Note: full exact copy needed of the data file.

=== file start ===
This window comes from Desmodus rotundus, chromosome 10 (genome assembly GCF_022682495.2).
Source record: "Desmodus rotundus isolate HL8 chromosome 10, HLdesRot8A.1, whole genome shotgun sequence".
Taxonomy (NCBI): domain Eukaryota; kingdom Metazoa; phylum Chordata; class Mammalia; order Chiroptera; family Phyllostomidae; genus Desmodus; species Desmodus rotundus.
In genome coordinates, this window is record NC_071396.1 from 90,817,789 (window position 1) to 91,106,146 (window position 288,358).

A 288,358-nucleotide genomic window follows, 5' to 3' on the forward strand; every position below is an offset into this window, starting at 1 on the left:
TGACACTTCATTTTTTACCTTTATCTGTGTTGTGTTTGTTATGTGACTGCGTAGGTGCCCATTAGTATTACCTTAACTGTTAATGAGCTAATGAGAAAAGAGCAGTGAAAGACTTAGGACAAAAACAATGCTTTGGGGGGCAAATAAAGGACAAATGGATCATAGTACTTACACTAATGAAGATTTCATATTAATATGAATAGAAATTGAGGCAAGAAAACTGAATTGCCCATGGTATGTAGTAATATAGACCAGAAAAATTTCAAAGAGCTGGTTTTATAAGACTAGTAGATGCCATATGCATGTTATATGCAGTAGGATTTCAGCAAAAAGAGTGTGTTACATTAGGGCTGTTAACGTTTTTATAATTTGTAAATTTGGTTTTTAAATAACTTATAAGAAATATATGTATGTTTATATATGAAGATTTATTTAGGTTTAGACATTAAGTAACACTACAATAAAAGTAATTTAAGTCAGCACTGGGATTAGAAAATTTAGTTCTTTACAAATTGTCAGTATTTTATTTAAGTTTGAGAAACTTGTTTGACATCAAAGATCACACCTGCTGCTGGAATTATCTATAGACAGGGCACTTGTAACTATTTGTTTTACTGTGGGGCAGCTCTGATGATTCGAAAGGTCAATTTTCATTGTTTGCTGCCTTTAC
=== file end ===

This window comes from Desmodus rotundus, chromosome 10 (genome assembly GCF_022682495.2).
Source record: "Desmodus rotundus isolate HL8 chromosome 10, HLdesRot8A.1, whole genome shotgun sequence".
Taxonomy (NCBI): domain Eukaryota; kingdom Metazoa; phylum Chordata; class Mammalia; order Chiroptera; family Phyllostomidae; genus Desmodus; species Desmodus rotundus.
In genome coordinates, this window is record NC_071396.1 from 90,817,789 (window position 1) to 91,106,146 (window position 288,358).

A 288,358-nucleotide genomic window follows, 5' to 3' on the forward strand; every position below is an offset into this window, starting at 1 on the left:
TGACACTTCATTTTTTACCTTTATCTGTGTTGTGTTTGTTATGTGACTGCGTAGGTGCCCATTAGTATTACCTTAACTGTTAATGAGCTAATGAGAAAAGAGCAGTGAAAGACTTAGGACAAAAACAATGCTTTGGGGGGCAAATAAAGGACAAATGGATCATAGTACTTACACTAATGAAGATTTCATATTAATATGAATAGAAATTGAGGCAAGAAAACTGAATTGCCCATGGTATGTAGTAATATAGACCAGAAAAATTTCAAAGAGCTGGTTTTATAAGACTAGTAGATGCCATATGCATGTTATATGCAGTAGGATTTCAGCAAAAAGAGTGTGTTACATTAGGGCTGTTAACGTTTTTATAATTTGTAAATTTGGTTTTTAAATAACTTATAAGAAATATATGTATGTTTATATATGAAGATTTATTTAGGTTTAGACATTAAGTAACACTACAATAAAAGTAATTTAAGTCAGCACTGGGATTAGAAAATTTAGTTCTTTACAAATTGTCAGTATTTTATTTAAGTTTGAGAAACTTGTTTGACATCAAAGATCACACCTGCTGCTGGAATTATCTATAGACAGGGCACTTGTAACTATTTGTTTTACTGTGGGGCAGCTCTGATGATTCGAAAGGTCAATTTTCATTGTTTGCTGCCTTTAC